12th November 2018
The winners of the prestigious 2018 Science Foundation Ireland Awards were revealed at the annual SFI Science Summit today
Joined by over 350 leading members of the Irish research community, Science Foundation Ireland is celebrating their researchers’ contributions to Science, Technology, Engineering and Maths.
Acknowledging the award winners, Minister for Business, Enterprise and Innovation, Ms Heather Humphreys TD, said “I am pleased to see the outstanding work of the Irish research community acknowledged through these SFI Science Awards. The recipients are among Ireland’s top researchers and the awards recognise the contribution they are making in a number of areas including industry collaborations, entrepreneurship, communication and public engagement. I would like to congratulate each awardee on their tremendous achievements, their discoveries will bring economic growth and societal development in Ireland.”
Director General of Science Foundation Ireland and Chief Scientific Adviser to the Government of Ireland, Professor Mark Ferguson, also congratulated the award winners, saying “Every year the Science Foundation Ireland Awards provide an opportunity to highlight some of the excellent impacts and achievements of our research community. I want to congratulate the winners on their dedication and the contribution they are making to Ireland’s economy and society. I am confident that their success will be a source of inspiration to their peers and, more importantly, to the next generation of researchers in Ireland. At Science Foundation Ireland we very pleased to see the superb quality of research that our funding enables, and are proud that Irish research continues to be impactful and world-leading.”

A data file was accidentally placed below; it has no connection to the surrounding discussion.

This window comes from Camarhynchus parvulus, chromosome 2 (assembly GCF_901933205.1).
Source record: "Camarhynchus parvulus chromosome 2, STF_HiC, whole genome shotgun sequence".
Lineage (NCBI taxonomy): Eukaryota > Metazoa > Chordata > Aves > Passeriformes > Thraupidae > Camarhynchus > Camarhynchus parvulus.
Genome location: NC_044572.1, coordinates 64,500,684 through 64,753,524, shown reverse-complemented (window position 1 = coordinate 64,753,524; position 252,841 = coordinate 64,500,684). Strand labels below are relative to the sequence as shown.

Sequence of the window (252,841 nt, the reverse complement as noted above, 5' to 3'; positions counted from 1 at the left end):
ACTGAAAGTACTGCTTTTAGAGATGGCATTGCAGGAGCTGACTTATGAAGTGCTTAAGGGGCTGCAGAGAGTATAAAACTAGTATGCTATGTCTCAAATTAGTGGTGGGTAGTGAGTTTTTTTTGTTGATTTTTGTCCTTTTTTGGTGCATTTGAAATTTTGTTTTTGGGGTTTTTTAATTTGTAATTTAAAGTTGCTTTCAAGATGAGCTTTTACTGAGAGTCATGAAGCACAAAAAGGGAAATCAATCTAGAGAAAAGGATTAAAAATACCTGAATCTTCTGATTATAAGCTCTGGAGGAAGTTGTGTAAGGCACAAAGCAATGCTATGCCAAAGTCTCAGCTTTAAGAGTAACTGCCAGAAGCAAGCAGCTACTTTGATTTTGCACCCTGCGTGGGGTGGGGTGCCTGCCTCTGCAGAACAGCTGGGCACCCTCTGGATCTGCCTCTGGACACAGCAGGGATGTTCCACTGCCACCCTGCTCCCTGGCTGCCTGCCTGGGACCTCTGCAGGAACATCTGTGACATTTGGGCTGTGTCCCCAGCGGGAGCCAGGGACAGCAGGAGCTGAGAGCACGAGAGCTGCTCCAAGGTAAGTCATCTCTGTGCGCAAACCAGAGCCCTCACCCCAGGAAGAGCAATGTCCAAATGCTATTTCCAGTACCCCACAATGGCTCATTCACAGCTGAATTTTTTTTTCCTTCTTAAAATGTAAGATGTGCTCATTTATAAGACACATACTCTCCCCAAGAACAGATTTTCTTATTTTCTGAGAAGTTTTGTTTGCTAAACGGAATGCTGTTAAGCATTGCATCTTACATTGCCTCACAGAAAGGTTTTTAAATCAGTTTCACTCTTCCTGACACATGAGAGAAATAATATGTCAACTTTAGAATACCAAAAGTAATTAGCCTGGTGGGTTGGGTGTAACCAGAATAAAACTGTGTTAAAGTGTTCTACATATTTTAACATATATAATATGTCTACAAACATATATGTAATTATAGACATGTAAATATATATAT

SFI Researcher of the Year 2018
The SFI Researcher of the Year Award recognises the accomplishments of a Science Foundation Ireland funded researcher who has contributed significantly to the Irish research community in the year of the award and/or throughout their career. The successful researcher has achieved exceptional scientific and engineering research outputs combined with a clear demonstration of the ability to communicate their research.
Recipient: Professor John Boland, Trinity College Dublin and SFI Research Centre AMBER.
Prof. Boland received his BSc degree from University College Dublin and PhD from the California Institute of Technology. He is a Professor in the School of Chemistry at Trinity College Dublin and a former Director of the Centre for Research on Adaptive Nanostructures and Nanodevices (CRANN) and AMBER, the SFI Research Centre for Advanced Materials and Bioengineering Research. His current research interests involve the electrical and mechanical properties of nanoscale materials, and the exploitation of nanoscale connectivity in device applications. He came to Ireland as an SFI Research Professor and has subsequently received three SFI Investigator awards. He is Ireland’s first Advanced ERC grant awardee in the Physical Sciences.
Commenting on his award, Prof Boland said “I am delighted to accept this award from Science Foundation Ireland. Being recognised as Researcher of the Year is no small accolade and I am deeply honoured to receive it. Alongside my own work on nanoscale materials there are many diverse research projects ongoing across Ireland, and it is wonderful to see representatives from those being recognised. I want to thank SFI for this award and would like to congratulate the other recipients on their achievements.”
SFI Early Career Researcher of the Year
The SFI Early Career Researcher Award recognises outstanding early career research talent.
Recipient: Dr. Tomás Ryan, Trinity College Dublin